Whenever a horror remake is announced, the news is almost always met with skepticism and groaning. Now, there is good reason for that. Remakes and reboots are difficult to do. Aside from trying to please an existing fan base (that may vary in size and intensity), the filmmaker essentially has to justify—although not always explicitly—why their film exists at all. To this point, there have been plenty of remakes that have failed this test.
Perhaps more rare is the remake that can please fans while drawing in a new and unitiated audience to the original story. However, these films can seem fewer and farther between, making the search for them daunting. But, before you write off the whole lot of remakes, we have curated a list of a few good ones to restore your hope.
5. The Crazies (2010)
It's nearly impossible to throw a rock at a horde of zomie moviess and not hit one that was created by George Romero. The father of the zombie flick made a name for himself with films like Night of the Living Dead, that used a torrent of these monsters and how people reacted to speak to larger issues about society. Back in the early 70's, he directed The Crazies which, as both Spencer and Eric point out in their reviews of the original and remake, repsectively, was not one of his better films. In 2010, when director Breck Eisner decided to try his hand, he was able to trim some of the fat from Romero's story and, while dumbing it down, make a much more effective and scary horror film; and it is an interesting addition to the discussion, precisely because it does that.
4. Dawn of the Dead (2004)
Romero's original Dawn of the Dead was a scathing commentary on society, which picked apart issues of race, gender, and consumerism. Much of the film was set in a shopping mall, and made some obvious and intentional statements about those who spend a lot of time in those climate-controlled consumer environments. Still set in a shopping mall, the remake upped the anti, with zombies that moved much quicker and improved special effects. Although the characters in this film aren't the same ones from the original, there do seem to be nods to the original cast. We stll have a lead female who is not your typical damsel, a pregnant woman, and in place of the SWAT team, we get a trio of rent-a-cops from the mall's security detail. All in all, this is really fun remake that stays true to its roots, while forging its own trail. A new Dawn has arrived and fans were thrilled.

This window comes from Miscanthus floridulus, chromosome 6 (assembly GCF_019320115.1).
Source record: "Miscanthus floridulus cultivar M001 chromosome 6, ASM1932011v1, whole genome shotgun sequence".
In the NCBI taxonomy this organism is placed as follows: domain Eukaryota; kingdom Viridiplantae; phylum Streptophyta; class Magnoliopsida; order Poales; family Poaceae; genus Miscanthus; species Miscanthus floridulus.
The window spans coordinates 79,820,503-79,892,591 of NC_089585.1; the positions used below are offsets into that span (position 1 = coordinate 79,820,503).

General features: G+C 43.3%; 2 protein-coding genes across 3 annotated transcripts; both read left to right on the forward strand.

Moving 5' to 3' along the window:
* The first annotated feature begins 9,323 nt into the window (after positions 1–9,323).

3. The Fly (1986)
Of all the other entries to this list, we probably don't have any other one that is so singularly different than the original, while still holding true to some the very basics (except perhaps, John Carpenter's The Thing.) The film that David Cronenberg's adaptation draws its inspiration from is a story of a man so controlled by his scientific ambition that he—through his own carelessness—is genetically melded with a fly. What that looks like on the screen is a man who has a human body, with the head and arm of a fly. When the film opens, he is already dead (after committing suicide to protect his family and humankind from what he has done), and the rest of the story shows flashbacks to her desperate attempts to save him. In 1986, Cronenberg decided to put his signiture touch on the story, creating a tale that focused much more readily on what many call "body horror." Seth Brundle (Jeff Goldblum) is also spliced with a fly in much the way that his predecessor was, except that instead of mismatched parts, he slowsly starts becoming a human/fly hybrid. This transition comes with a lot of awesomely gross sound design and practical effects, and paints a story instead of a man who continues to be drawn by his own desire for fame and discovery, even as his body and his very self begin to disappear.
2. Evil Dead (2013)
Fans of the Evil Dead franchise are about as die hard as you can get. Sam Raimi's campy gore-fest has inspired a true cult following (as well as a musical stage show). Fans were, admittedly, not pleased to hear that the series was getting a reboot. But where this film goes is so much its own that fans were hard pressed to find the flawed and hacky movie they were expecting. In fact, writer/director Fede Alvarez was successful preciseley because he had a clear understanding of the original, as well as a respect for it that didn't allow him to make a simple copy. The remake twists and morphs the original while offering all of the absurd gore that the audience has come to expect from one of these movies. The cast is much more likable than almost everyone in the film that it takes its name from—Ash not included, of course—and the finale packs a real punch. The last ten minutes of this movie are not to be missed nor will they be quickly forgotten!
1. The Thing (1982)
John Carpenter's The Thing is less a remake than it is a reimagining of the same source material Both his film and the 1951 The Thing from Another World both share a common root in the novella, "Who Goes There". Unlike the earlier film, which features a monster in the form of a larger-than-life space man who is part plant and feasts on blood, this this version boasts an alien that is able to morph into humans and animals. This seemingly subtle shift creates instant paranoia as the men at the end of the world start to doubt everyone around them. This new iteration of the Thing allows for a ton of gruesome death scenes, all of which were done with striking practical effects that have stood the test of time. Added bonus: the remake removes the awkward lynching joke that the appears in the first one.